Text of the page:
Title

Eric Bentley’s “Double” Lives

Date of Award

2010

Document Type

Dissertation

Degree Name

Doctor of Philosophy (Ph.D.)

Department

Theatre and Film

First Advisor

Jonathan Chambers, PhD

Second Advisor

Ronald Shields, PhD (Committee Member)

Third Advisor

Scott Magelssen, PhD (Committee Member)

Fourth Advisor

Christina Guenther, PhD (Committee Member)

Abstract

Eric Bentley is arguably one of the most prominent theatre scholar-critics of the twentieth century. He is perhaps best known for translating and advocating for Brecht’s plays in English-speaking countries. In books such as The Playwright as Thinker, he makes the case for non-commercial theatre as a political force and valuable form of cultural expression. In his later career, he turned his attention towards playwriting, which he identifies as his most worthwhile pursuit. His transition from critic to playwright is just one of many major shifts in his life and career, which I argue is defined by doubleness. Bentley even describes himself as living several double lives. These shifts involve politics, sexuality, culture, and artistic expression. In this study, I analyze various writings from throughout Bentley’s career in order to examine the sociopolitical energies at play in his work.

Early in this study, I establish post-structural analysis as my overarching theoretical frame. I specifically employ the writings and theories of Michael Foucault, Stephen Greenblatt and the new historicists. Leftist politics and Marxism provide another broad arc to my study of Bentley’s work. My theoretical approach allows me to examine his position within a constantly shifting field of power relations as it relates to public and private social, political, cultural, and artistic issues. Specifically, I look at the circular effects of the relations between Bentley and socialism, anticommunism, the New Left, the counterculture movement, and gay liberation.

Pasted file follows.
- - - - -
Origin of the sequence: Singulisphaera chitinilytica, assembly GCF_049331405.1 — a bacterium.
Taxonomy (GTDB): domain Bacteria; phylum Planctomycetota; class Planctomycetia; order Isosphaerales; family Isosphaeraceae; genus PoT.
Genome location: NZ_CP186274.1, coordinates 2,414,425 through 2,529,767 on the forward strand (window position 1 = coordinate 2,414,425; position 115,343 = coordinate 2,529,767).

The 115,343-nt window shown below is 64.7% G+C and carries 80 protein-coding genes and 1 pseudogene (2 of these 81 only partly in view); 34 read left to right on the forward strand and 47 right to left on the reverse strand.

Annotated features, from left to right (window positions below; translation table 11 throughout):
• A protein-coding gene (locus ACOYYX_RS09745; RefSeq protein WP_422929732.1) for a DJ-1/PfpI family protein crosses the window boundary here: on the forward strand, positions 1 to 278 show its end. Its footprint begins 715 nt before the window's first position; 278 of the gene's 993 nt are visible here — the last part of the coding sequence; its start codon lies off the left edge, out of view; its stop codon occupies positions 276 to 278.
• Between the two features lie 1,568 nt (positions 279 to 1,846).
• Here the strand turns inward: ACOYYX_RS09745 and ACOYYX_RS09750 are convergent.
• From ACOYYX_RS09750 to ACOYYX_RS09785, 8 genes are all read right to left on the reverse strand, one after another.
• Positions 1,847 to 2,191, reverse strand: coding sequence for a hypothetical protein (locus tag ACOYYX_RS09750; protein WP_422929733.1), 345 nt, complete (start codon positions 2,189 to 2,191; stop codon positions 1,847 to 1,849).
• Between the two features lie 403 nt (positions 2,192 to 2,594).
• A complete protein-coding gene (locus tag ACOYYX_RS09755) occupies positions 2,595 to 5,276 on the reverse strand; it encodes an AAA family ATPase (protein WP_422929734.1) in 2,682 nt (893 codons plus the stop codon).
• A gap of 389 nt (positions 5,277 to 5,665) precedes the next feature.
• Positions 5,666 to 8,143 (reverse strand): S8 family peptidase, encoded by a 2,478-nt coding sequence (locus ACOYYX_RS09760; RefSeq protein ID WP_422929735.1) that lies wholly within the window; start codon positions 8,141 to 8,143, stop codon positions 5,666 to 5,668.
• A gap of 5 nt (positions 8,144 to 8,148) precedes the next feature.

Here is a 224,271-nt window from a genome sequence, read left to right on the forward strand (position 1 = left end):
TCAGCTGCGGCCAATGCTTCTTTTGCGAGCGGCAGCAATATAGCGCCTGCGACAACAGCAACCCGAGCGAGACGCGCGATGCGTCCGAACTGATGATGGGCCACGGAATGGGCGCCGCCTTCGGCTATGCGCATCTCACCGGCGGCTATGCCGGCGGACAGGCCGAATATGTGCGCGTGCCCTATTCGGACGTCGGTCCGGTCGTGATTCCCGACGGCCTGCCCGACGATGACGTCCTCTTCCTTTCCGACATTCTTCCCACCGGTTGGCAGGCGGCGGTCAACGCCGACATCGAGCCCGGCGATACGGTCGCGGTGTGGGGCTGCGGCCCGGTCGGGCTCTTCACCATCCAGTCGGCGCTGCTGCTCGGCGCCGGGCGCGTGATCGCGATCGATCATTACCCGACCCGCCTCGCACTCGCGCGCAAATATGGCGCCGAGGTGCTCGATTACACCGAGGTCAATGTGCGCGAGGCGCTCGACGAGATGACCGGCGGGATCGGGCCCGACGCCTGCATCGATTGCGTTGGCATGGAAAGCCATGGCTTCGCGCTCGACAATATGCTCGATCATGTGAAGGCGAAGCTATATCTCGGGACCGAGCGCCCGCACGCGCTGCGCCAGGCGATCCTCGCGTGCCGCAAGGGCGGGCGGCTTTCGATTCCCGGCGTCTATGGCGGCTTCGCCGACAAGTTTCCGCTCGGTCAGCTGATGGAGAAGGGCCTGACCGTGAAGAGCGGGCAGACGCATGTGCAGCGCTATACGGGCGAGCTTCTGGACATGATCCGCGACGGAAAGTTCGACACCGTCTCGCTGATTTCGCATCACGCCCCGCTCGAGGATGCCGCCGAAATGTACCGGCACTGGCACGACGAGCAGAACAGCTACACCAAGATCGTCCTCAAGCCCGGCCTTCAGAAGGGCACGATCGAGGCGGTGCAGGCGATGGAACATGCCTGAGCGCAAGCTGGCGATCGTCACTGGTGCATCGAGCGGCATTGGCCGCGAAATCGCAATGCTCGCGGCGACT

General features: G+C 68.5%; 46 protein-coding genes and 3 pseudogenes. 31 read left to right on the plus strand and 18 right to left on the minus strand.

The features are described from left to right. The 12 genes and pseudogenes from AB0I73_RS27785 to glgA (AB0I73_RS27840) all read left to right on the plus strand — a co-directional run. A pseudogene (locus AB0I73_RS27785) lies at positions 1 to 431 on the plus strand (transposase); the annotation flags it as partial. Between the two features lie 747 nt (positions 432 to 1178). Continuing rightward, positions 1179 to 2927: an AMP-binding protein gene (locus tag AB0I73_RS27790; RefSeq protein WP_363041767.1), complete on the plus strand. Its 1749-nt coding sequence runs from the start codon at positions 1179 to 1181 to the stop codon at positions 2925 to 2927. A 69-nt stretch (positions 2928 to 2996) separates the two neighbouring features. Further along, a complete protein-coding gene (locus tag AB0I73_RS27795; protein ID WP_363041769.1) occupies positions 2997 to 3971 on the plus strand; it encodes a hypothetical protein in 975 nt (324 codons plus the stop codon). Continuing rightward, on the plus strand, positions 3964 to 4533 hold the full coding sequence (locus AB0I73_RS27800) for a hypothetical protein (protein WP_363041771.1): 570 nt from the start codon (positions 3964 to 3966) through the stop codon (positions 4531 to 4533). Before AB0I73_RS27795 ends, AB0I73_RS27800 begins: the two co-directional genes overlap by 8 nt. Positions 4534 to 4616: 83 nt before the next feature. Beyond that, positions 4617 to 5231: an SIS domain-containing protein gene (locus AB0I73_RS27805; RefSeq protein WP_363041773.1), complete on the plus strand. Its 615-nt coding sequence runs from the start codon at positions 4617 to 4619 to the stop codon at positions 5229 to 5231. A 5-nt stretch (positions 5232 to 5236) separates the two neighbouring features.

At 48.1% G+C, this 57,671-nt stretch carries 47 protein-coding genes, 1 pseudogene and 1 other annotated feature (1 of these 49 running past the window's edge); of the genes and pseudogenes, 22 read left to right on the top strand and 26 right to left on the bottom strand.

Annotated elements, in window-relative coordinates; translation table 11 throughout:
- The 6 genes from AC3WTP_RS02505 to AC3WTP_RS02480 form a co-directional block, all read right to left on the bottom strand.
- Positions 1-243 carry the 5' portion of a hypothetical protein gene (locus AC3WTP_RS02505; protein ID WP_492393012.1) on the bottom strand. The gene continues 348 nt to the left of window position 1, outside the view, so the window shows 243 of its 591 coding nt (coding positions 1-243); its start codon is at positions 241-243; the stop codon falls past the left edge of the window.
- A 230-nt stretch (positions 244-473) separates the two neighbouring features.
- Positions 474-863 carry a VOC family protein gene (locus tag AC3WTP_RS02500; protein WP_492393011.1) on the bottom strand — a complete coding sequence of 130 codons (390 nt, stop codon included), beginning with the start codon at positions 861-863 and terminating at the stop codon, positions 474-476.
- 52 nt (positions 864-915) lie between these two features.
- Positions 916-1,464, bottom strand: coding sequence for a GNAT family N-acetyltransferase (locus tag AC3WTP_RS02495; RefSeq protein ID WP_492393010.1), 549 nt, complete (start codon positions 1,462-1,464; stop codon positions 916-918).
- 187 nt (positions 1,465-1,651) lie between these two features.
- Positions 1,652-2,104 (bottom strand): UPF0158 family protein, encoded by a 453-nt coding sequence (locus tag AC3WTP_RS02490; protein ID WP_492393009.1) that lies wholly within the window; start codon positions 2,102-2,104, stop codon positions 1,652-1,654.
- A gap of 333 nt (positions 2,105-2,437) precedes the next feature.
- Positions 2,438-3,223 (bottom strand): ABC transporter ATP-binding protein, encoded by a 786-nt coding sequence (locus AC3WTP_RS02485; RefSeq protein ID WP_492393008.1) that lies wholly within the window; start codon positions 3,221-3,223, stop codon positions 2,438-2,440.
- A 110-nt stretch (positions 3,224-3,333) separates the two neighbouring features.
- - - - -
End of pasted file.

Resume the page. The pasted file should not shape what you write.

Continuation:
Throughout my analysis, I view artistic and social performance as a vital cultural expression and a valuable way of exercising power. I look to the House Un-American Activities Committee hearings, Vietnam War protests, the Radical Theatre Movement, and gay liberation as examples of how performance was at the foundation of various major social and political conflicts during the twentieth century. I believe that Bentley was very much aware of performance’s role in these struggles and actively used his capacities as critic, playwright, and public intellectual to draw attention to this, despite his tendency to be caught between opposing sides.